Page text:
Never mind, I’m not converting to Catholicism

winkle, kateI don’t drink, I don’t smoke and I don’t stay out late. More than once in my life people have noticed my rather ascetic life and asked (or told) me: “You’re Catholic, right?”

No, I am not Catholic. I choose to be boring according to today’s standards. My definition of “fun” whilst traveling abroad is visiting art museums and touring cathedrals, not partying like a rock star. Besides, Catholicism is not synonymous with “dreary fun-hater.”


Many of my friends and family wondered if I’d convert to Catholicism after four months in Spain. After all, Spain is a Catholic country, they said.

That’s not exactly true. Spain certainly was a Catholic country until 37 years ago. From 1936 to 1975, Francisco Franco’s dictatorial regime mandated the morals of the country, emphasizing military involvement, family and faith.

Effectively, everyone was Catholic because they had no choice otherwise.

Historically, too, Spain has a strong Catholic tradition.

The Reyes Católicos, “Catholic Monarchs” Ferdinand and Isabella, besides funding Christopher Columbus’ voyage to America, were also responsible for the expulsion of Jews and Muslims from Spain and the Spanish Inquisition.

Unsurprisingly, Catholicism has rather a bad reputation because of its past abuses of power, as can anything marked by error. Despite this history, 73.1 percent of Spaniards identify as Catholic, according to a 2013 survey by the Centro de Investigaciones Sogiológicas. However, 58.5 percent of those who identify as religious stated they almost never go to church compared to 13.4 percent who said they attend almost every Sunday.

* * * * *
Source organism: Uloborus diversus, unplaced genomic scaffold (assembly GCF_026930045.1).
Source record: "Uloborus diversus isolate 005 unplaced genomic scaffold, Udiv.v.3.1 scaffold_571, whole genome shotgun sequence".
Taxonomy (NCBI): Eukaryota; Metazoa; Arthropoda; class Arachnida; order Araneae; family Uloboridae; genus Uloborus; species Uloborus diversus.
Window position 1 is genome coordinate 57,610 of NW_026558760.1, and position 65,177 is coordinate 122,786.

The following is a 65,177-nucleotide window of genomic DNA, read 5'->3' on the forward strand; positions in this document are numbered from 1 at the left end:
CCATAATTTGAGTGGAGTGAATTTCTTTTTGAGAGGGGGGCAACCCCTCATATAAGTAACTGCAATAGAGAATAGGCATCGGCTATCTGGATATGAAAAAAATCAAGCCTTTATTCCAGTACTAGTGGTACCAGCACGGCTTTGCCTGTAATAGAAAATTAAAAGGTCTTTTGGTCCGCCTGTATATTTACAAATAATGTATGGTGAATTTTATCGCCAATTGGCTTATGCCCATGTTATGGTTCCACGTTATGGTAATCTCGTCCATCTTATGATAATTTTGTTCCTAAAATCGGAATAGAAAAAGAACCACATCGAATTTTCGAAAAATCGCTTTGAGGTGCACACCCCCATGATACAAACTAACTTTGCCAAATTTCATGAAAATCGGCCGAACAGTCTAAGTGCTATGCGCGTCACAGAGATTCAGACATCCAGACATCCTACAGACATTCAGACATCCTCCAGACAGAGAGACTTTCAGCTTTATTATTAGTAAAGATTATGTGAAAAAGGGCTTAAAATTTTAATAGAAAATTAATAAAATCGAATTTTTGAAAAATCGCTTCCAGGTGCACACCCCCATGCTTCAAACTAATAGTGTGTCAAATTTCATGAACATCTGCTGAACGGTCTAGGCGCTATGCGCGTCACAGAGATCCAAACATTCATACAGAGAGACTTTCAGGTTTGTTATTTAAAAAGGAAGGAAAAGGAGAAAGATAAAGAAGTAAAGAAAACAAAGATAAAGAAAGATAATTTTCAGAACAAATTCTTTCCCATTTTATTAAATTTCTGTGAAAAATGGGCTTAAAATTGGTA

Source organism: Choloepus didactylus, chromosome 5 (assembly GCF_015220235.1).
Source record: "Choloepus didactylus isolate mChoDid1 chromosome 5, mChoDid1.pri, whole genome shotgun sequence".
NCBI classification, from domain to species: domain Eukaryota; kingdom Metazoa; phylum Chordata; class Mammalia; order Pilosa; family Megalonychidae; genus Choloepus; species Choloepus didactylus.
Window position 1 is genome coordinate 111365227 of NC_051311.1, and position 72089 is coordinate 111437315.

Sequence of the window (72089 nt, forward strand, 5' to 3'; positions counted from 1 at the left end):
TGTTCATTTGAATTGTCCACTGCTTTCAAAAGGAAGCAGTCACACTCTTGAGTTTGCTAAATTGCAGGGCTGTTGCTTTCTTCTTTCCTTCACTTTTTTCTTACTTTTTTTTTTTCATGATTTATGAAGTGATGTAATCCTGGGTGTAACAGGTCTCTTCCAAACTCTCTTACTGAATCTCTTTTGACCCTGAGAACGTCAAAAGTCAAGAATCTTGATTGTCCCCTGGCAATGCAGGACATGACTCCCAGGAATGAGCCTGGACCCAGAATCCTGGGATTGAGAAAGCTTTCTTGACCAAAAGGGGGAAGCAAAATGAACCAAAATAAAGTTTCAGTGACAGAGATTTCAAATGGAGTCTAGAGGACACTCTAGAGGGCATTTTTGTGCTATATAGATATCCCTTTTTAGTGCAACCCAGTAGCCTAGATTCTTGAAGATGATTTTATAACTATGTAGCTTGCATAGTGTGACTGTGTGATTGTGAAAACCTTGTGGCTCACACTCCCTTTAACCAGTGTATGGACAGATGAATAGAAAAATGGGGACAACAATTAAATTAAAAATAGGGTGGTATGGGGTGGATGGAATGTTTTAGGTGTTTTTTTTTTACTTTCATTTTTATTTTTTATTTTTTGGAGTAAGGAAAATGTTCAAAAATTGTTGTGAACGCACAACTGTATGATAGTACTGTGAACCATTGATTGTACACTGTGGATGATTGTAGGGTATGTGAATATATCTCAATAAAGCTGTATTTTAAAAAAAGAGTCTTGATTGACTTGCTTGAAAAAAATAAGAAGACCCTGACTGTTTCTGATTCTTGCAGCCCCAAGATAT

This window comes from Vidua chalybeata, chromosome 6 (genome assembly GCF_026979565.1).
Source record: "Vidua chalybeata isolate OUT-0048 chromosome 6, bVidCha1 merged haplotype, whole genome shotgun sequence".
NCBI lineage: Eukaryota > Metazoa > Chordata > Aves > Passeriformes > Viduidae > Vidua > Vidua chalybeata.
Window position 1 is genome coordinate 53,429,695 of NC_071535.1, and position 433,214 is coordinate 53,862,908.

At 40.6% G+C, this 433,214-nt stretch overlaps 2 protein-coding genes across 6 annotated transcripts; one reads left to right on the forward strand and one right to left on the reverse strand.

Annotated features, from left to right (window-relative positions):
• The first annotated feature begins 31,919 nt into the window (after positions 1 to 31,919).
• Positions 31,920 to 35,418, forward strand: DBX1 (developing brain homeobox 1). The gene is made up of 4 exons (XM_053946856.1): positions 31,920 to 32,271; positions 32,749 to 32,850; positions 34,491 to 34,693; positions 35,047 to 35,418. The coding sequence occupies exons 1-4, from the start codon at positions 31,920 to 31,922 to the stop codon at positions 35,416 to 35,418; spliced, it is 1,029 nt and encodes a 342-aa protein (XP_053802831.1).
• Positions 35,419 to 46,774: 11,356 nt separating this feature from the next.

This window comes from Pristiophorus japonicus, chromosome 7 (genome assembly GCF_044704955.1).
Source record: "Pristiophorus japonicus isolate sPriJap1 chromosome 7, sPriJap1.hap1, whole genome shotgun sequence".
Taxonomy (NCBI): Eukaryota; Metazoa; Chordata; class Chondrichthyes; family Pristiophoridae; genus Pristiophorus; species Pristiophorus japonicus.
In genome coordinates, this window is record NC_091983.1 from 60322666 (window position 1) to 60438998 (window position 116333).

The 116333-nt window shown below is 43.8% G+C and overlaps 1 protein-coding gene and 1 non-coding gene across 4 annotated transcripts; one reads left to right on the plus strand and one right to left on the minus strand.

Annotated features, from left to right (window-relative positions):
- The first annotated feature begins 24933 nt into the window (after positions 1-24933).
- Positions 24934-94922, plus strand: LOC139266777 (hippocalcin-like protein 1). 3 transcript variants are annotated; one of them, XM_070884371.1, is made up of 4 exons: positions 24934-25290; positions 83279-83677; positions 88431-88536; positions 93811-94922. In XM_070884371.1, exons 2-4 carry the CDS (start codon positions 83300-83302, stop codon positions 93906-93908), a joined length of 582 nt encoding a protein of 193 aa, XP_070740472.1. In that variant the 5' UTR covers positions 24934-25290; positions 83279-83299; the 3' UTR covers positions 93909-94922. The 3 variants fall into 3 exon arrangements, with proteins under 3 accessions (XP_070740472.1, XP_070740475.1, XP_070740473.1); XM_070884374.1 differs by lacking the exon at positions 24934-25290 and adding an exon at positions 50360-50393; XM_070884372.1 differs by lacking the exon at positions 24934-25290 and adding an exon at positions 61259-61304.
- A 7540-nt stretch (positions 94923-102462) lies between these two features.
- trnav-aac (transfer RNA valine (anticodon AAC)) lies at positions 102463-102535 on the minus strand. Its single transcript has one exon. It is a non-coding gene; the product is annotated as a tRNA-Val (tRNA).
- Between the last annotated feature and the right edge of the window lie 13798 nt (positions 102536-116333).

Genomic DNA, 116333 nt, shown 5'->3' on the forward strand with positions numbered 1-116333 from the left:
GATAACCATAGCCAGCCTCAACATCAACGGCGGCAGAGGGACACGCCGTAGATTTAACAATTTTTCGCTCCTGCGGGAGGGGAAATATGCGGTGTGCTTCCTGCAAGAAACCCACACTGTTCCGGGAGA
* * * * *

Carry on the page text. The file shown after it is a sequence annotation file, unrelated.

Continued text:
My host mother is part of the even smaller 2.2 percent that attends church multiple times a week. My first day in Spain we discussed religion and she informed me that although she was raised Catholic she now attends an Evangelical Baptist church.

The disparity between those who identify as Catholic and those who actively practice Catholicism can be attributed partially to a reaction that persists today against the Franco dictatorship, which created an altogether more liberal and laid-back society.

Nowadays, Catholicism in Spain seems more cultural and less life-changingly spiritual (although spirituality does exist). There is still a huge emphasis on tradition. Semana Santa, Holy Week, is especially culturally rich, and draws many tourists to well-known regions of Spain. Sevilla’s processionals of large statues depicting scenes from the Bible this year are as likely to draw crowds of sincere worshipers as camera-clicking culture seekers.

The great thing about modern Spain, and about life, is a person doesn’t have to be Catholic to be a believer. One can be, one has that choice to belong to a Catholic Church, but a person has the same right to attend a Protestant-branch church where the worship-leading guitarist looks a bit like a Beatle. Equally, people have the right to not attend church, or to not believe anything.


That is the crux of modern society: choice — and accepting that not everyone makes the same choices.

 Kate Winkle is a senior Journalism and Technical Communications major. Her columns appear every other Friday in the Collegian. Letters and feedback can be sent to